FULTON, NY – On the eleventh hour of the eleventh day of the eleventh month in 1918, a single gunshot signified the closing shot of the war after Germany and World War I allies signed the armistice that ended World War I.
Now, 100 years later, the city of Fulton came together to recognize all United States veterans.
Retired history teacher Pat Kush detailed the transition from declaring November 11 as Armistice Day to today’s widely recognized Veterans Day.
“The world finally had an armistice,” she said. In 1926, the United States government declared November 11 as a legal holiday known as Armistice Day.
“After WWII and the Korean War, in June of 1954, finally, Congress decided to change Armistice Day to Veterans Day to honor all American veterans,” Kush explained.
She read the eighteen names of Fulton residents that gave their lives in World War I that are forever engraved in a monument at Veterans Park before a moment of silence in their honor.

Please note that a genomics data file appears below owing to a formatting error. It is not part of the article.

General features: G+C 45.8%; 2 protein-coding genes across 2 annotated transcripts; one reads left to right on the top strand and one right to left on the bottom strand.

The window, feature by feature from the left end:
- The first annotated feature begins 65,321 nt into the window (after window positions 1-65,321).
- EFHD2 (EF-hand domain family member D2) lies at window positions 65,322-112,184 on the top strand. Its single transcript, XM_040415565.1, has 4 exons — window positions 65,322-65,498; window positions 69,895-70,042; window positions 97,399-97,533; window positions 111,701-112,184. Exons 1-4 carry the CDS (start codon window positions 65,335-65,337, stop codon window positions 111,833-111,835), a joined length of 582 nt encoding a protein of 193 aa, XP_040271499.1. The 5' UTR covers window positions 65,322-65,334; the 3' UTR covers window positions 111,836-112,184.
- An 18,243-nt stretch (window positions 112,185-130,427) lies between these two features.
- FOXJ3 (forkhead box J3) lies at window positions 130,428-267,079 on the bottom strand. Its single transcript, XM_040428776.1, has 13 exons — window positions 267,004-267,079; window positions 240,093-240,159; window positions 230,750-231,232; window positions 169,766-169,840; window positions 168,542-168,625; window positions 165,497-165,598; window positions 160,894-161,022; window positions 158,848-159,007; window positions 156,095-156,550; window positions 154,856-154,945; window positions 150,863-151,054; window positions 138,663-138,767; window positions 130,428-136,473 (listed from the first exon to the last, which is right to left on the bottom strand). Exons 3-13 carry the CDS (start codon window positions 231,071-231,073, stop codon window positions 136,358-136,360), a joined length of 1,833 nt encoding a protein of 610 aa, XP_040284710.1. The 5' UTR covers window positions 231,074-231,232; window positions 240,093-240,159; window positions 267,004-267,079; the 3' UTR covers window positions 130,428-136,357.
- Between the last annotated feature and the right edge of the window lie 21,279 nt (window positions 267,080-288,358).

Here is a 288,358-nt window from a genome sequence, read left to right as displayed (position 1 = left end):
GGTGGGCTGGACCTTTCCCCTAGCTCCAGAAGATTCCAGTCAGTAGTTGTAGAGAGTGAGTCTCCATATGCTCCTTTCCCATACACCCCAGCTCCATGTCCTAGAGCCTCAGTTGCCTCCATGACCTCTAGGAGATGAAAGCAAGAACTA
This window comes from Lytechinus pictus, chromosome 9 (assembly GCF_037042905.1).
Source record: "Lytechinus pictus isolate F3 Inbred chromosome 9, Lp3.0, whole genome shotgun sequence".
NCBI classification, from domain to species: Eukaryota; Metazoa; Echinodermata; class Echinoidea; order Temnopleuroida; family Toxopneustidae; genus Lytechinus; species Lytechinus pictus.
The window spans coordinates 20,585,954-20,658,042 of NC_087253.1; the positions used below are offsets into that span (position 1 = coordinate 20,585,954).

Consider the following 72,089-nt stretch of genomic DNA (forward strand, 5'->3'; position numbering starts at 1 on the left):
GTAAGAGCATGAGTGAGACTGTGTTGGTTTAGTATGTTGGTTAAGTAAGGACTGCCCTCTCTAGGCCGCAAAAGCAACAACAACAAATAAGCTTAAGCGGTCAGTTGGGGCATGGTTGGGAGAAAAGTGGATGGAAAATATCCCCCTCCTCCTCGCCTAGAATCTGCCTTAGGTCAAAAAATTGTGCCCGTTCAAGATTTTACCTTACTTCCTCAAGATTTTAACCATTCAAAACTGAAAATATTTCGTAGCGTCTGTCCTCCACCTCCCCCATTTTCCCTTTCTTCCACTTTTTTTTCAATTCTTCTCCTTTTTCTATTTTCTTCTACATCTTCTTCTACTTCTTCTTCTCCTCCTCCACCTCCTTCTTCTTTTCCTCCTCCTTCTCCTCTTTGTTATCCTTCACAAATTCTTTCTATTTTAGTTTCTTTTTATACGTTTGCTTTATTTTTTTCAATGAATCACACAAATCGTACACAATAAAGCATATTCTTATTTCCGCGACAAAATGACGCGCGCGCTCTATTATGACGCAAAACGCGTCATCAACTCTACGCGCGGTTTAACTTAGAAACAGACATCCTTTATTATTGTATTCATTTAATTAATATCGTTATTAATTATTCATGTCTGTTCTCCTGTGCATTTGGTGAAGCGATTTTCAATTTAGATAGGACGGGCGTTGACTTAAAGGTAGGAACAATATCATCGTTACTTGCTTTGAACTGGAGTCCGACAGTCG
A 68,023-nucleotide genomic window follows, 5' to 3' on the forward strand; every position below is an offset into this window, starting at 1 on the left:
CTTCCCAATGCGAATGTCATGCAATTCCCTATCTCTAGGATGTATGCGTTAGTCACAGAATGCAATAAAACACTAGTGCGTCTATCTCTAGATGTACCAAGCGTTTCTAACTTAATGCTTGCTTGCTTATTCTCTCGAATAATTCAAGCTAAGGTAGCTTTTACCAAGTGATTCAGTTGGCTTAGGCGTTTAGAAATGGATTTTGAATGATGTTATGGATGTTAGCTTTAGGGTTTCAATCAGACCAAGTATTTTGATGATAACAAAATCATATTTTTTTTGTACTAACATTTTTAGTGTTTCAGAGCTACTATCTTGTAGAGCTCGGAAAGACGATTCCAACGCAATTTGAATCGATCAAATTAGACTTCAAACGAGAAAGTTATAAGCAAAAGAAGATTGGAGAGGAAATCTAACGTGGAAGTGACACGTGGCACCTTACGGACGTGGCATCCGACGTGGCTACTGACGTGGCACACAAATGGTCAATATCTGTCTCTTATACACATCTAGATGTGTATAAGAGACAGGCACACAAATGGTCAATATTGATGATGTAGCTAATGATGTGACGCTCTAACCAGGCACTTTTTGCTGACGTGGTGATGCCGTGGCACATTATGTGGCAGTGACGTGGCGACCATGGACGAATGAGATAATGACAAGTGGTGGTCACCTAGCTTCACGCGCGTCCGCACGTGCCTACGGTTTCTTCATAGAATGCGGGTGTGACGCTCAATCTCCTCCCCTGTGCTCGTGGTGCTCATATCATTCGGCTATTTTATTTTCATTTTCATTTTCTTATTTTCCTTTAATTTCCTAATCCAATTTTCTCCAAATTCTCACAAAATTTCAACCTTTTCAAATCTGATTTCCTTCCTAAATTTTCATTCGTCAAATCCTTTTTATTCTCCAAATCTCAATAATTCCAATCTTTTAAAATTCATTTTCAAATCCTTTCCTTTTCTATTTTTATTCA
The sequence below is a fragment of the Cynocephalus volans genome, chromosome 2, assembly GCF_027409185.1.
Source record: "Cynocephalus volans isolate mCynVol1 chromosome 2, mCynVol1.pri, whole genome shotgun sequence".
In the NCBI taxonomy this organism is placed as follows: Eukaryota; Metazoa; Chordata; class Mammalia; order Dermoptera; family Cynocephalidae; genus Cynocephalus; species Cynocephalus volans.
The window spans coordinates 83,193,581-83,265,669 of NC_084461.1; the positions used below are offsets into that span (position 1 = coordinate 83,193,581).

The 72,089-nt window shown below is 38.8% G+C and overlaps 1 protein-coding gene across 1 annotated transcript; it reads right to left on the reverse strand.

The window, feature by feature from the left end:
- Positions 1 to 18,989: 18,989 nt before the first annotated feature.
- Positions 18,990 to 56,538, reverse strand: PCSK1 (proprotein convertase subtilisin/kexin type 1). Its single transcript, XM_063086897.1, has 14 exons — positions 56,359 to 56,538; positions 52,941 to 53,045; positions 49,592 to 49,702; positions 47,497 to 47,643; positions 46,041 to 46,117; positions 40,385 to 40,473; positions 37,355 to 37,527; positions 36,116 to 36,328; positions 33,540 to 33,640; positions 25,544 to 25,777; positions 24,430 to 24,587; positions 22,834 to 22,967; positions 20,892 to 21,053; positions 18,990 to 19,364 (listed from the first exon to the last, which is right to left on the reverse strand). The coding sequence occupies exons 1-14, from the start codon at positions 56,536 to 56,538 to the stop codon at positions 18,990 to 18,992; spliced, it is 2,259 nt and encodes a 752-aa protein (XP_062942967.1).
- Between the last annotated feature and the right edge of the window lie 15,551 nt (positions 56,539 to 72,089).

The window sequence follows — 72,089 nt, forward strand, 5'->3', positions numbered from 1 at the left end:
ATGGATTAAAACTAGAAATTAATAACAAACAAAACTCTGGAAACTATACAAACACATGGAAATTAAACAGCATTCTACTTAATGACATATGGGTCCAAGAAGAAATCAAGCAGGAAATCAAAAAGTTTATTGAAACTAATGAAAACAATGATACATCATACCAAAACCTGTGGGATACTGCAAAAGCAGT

President of the Fulton Veterans Council Garry Visconti led a large crowd through the Veterans Day ceremony at Fulton’s Veterans Park before accepting his position as they 2018-2019 Veteran of the Year.
“Whenever I come up to this park, look at this wall, I think about these veterans that gave their lives. Then you think about the veterans that served and came home, some with disabilities, PTSD, loss of limbs, and you think about the sacrifices they make,” Visconti said.
He shared an all too common story, that of a veteran that committed suicide after serving their country and suffering through Post Traumatic Stress Disorder.
“I’m thinking about some of the ways that veterans going without. Some ways I see that slowly changing, all you out here supporting this program is one way, but there needs to be other changes. We need to be more proactive with our veterans,” he said.
He encouraged the crowd to get involved with local veterans groups, if they aren’t already.
Although an ordinary citizen cannot be an active member without veteran status, a membership still garners support for the veteran group which is collected in data.
“They are the key to our existence, and they need you more than anything in the world,” he said.